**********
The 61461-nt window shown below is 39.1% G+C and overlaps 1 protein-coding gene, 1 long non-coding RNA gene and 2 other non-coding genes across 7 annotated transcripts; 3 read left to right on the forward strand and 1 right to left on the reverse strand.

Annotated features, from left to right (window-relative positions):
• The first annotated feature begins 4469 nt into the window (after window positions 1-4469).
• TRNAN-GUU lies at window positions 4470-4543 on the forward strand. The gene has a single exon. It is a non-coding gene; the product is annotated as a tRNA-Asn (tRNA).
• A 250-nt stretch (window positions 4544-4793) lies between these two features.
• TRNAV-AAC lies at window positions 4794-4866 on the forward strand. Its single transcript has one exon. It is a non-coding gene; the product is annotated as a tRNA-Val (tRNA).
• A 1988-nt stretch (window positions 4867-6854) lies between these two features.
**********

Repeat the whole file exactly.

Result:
The 61461-nt window shown below is 39.1% G+C and overlaps 1 protein-coding gene, 1 long non-coding RNA gene and 2 other non-coding genes across 7 annotated transcripts; 3 read left to right on the forward strand and 1 right to left on the reverse strand.

Annotated features, from left to right (window-relative positions):
• The first annotated feature begins 4469 nt into the window (after window positions 1-4469).
• TRNAN-GUU lies at window positions 4470-4543 on the forward strand. The gene has a single exon. It is a non-coding gene; the product is annotated as a tRNA-Asn (tRNA).
• A 250-nt stretch (window positions 4544-4793) lies between these two features.
• TRNAV-AAC lies at window positions 4794-4866 on the forward strand. Its single transcript has one exon. It is a non-coding gene; the product is annotated as a tRNA-Val (tRNA).
• A 1988-nt stretch (window positions 4867-6854) lies between these two features.